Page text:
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Dana Carvey’s Impressions of Biden & Fauci Are Spot-On Hilarious YouTube: The Late Show with Stephen Colbert
YouTube: The Late Show with Stephen Colbert

Dana Carvey, the master of impersonations, visited his old friend Stephen Colbert on The Late Show last Tuesday night… and performed, live, a killer Joe Biden impression that put the countless Saturday Night Live attempts to shame. He also did a Dr. Anthony Fauci impression, which skewed heavily Italian. Not totally accurate, but funny all the same.

Dana Carvey’s Dr. Fauci & Paul McCartney Impressions

Dana Carvey appeared on CBS’ The Late Show to promote his new Spotify podcast, Fantastic!, which has an awesome premise: just Carvey doing impersonations. The format allows for unrelated celebs — like Prince Harry, Anthony Fauci, Jeff Bridges, Donald Trump, and Johnny Carson, to name a few — to interact in random, imagined conversations. It’s an ambitious set-up that seems like no challenge for Carvey, the longtime impressionist who’s starred in Wayne’s World, The Master of Disguise, The Dana Carvey Show, and as an SNL cast member for seven years. Fantastic! provides a fresh opportunity for Carvey to flex that unique and culturally attune skill.

Carvey finds inspiration all around. (Little known fact: he actually crafted his iconic Garth Algar character off of his own brother, a real-life awkward tech savant.) And with Colbert, he discussed certain aspects of his technique including “funny with the sound off,” a concept that garners laughs without waiting for a punchline. The classic example? Lucy and Ethel shoving chocolates into their blouses off the conveyor belt in I Love Lucy. But on his new podcast, the audio medium requires Carvey to rely solely on sound.

Lucky for Carvey (and us), he’s adept at not only speaking in character but also at choosing exactly what to say. In the clip above, you’ll get a taste of his ornery Barack Obama, followed by Paul McCartney and Dr. Fauci heatedly discussing the Coronavirus vaccine. Dana Carvey’s Dr. Fauci definitely borders on Goodfellas fantasy but it’s still funny imagining the New York scientist’s rapid 5-foot-4 fury. The exaggeration works thanks to the specificity of the lines. Improvising such detailed material, Carvey can turn the mumbo-jumbo of our current pandemic world — spike proteins and quarantine blues — into a solid bit that manages to include a lengthy Beatlemania throwback. (Both his Paul and Ringo are excellent.)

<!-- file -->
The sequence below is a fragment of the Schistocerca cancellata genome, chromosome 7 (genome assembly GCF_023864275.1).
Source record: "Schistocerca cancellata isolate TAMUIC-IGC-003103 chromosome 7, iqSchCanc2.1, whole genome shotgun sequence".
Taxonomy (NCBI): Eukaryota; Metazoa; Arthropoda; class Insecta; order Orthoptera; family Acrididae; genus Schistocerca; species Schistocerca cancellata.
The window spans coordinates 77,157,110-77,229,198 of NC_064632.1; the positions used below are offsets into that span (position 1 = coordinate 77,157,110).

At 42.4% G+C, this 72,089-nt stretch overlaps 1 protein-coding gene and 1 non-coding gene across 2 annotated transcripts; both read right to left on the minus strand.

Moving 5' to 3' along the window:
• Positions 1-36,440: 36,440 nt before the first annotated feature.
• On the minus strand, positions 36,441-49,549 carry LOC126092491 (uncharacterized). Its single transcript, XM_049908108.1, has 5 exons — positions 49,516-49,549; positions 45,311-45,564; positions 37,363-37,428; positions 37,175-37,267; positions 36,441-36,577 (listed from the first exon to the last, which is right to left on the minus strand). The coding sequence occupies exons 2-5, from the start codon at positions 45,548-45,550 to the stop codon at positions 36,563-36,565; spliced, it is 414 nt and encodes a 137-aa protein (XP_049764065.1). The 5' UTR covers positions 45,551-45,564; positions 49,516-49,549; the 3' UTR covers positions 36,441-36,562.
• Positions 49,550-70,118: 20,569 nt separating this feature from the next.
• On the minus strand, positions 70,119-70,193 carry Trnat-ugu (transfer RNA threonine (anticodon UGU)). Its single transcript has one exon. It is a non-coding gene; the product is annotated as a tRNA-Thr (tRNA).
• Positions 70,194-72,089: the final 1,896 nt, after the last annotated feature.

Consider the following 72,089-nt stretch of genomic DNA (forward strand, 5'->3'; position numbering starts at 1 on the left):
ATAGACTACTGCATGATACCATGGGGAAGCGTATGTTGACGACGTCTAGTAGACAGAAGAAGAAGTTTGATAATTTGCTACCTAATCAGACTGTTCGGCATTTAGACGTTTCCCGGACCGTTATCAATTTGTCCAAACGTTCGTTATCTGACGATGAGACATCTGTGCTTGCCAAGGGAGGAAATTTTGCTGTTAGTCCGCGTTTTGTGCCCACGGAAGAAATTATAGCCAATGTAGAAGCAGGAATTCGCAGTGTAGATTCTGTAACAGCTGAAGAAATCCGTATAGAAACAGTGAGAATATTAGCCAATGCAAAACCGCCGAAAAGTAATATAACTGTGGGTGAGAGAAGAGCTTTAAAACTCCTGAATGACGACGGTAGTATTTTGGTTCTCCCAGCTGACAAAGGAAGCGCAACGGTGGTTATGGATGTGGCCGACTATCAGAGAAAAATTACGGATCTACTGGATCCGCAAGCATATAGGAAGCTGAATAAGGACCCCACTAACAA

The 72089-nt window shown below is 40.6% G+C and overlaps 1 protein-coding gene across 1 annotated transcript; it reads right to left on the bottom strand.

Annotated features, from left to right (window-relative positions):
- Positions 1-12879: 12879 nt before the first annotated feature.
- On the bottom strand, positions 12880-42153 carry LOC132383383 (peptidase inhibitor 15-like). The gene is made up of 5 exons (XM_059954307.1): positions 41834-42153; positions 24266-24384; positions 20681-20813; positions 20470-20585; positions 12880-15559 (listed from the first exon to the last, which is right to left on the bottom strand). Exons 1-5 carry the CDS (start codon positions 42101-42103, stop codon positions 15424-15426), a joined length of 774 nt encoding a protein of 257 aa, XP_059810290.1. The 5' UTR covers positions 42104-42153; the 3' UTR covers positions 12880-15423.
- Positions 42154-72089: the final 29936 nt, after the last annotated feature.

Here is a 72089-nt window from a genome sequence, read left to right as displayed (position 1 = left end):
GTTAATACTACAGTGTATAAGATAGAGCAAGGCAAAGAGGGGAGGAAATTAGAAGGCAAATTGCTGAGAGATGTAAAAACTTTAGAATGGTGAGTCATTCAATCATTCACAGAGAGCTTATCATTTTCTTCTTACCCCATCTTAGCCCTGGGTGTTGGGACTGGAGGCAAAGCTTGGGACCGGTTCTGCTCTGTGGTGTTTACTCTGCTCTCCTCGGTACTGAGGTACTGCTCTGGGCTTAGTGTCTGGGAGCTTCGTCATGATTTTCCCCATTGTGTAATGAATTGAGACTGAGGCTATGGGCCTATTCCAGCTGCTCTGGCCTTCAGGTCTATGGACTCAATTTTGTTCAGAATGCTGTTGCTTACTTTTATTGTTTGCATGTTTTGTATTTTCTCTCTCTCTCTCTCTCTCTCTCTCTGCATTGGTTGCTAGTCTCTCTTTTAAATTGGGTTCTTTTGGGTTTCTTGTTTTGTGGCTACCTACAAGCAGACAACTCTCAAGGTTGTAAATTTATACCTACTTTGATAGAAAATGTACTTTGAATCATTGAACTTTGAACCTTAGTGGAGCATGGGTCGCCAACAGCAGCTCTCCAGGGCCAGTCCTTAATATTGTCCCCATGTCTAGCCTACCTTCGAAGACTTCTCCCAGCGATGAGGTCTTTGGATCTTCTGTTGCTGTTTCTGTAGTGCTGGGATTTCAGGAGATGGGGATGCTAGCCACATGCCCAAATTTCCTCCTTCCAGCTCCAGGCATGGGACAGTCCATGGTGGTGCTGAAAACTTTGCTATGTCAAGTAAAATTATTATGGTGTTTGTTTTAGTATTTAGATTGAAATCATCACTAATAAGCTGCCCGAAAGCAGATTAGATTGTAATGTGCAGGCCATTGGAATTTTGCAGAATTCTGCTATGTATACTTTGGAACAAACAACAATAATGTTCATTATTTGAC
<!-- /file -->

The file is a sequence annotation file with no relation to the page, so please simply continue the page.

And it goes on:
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Dana Carvey’s Joe Biden Impression

Immediately following Dana Carvey’s appearance on The Late Show, his impression of President Joe Biden (which begins at 6:35) was trending on social media. And it’s easy to see why. As Stephen Colbert admits, capturing Biden is tough. But Carvey explains that he prefers honing in on the “gentle father” tone of Biden during a CNN town hall. Hilariously, Carvey says that he imagines the president addressing the nation like the peaceful alien emerging from the spaceship at the end of Close Encounters of the Third Kind. That surprising connection, I think, emphasizes the mutual wonder of a Biden press conference as the politician stumbles happily through his speeches, Americans tensely observant.

Carvey captures that pattern effortlessly, devolving into something like free-form poetry as he transforms Biden-esque non-sequiturs into succinctly rhythmic repetition. Names like Bob Woodward somersault into “Bob Redford,” familiar buzzwords popping up all the while: “Scranton,” “my dad,” “Barack,” and “in fact.” As Carvey points out, the 78-year-old is “a little confused sometimes” but there’s a sincerity there — one which the comedian can clearly tap into.

Past Joe Biden Impersonations

An SNL alum himself, Dana Carvey’s earnest Biden puts the past attempts by Alex Moffat, Jason Sudekis, Woody Harrelson, and yes, even Jim Carrey to shame.

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Emily Mack About the author:
Emily Mack is a staff writer for Rare. She currently lives in Chicago and has very strong opinions about where to find the best hot dog. She studied nonfiction writing at Columbia University in New York City, and recently graduated with the Ellis Avery Prize for creative writing. Her favorite topics are Cher, fast fashion, Chicago urban legends, and Jack Nicholson movies.
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